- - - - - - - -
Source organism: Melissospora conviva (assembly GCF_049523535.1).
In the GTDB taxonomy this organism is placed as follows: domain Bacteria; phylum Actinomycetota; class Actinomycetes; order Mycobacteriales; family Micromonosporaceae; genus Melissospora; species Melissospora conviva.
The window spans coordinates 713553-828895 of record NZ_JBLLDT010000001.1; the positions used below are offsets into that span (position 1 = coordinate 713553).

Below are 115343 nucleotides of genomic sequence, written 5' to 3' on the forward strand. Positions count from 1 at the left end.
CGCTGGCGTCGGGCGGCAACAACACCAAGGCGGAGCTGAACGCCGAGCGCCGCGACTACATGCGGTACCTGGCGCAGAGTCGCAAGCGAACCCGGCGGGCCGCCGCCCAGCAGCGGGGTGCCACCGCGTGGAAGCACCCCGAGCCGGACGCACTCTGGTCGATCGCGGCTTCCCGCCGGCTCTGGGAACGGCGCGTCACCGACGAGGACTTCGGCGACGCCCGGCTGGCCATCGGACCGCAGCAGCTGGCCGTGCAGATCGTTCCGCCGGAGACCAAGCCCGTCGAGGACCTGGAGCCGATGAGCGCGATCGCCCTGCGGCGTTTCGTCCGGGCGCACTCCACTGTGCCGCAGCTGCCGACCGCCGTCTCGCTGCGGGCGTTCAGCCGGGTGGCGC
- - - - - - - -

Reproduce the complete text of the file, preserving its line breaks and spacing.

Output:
Source organism: Melissospora conviva (assembly GCF_049523535.1).
In the GTDB taxonomy this organism is placed as follows: domain Bacteria; phylum Actinomycetota; class Actinomycetes; order Mycobacteriales; family Micromonosporaceae; genus Melissospora; species Melissospora conviva.
The window spans coordinates 713553-828895 of record NZ_JBLLDT010000001.1; the positions used below are offsets into that span (position 1 = coordinate 713553).

Below are 115343 nucleotides of genomic sequence, written 5' to 3' on the forward strand. Positions count from 1 at the left end.
CGCTGGCGTCGGGCGGCAACAACACCAAGGCGGAGCTGAACGCCGAGCGCCGCGACTACATGCGGTACCTGGCGCAGAGTCGCAAGCGAACCCGGCGGGCCGCCGCCCAGCAGCGGGGTGCCACCGCGTGGAAGCACCCCGAGCCGGACGCACTCTGGTCGATCGCGGCTTCCCGCCGGCTCTGGGAACGGCGCGTCACCGACGAGGACTTCGGCGACGCCCGGCTGGCCATCGGACCGCAGCAGCTGGCCGTGCAGATCGTTCCGCCGGAGACCAAGCCCGTCGAGGACCTGGAGCCGATGAGCGCGATCGCCCTGCGGCGTTTCGTCCGGGCGCACTCCACTGTGCCGCAGCTGCCGACCGCCGTCTCGCTGCGGGCGTTCAGCCGGGTGGCGC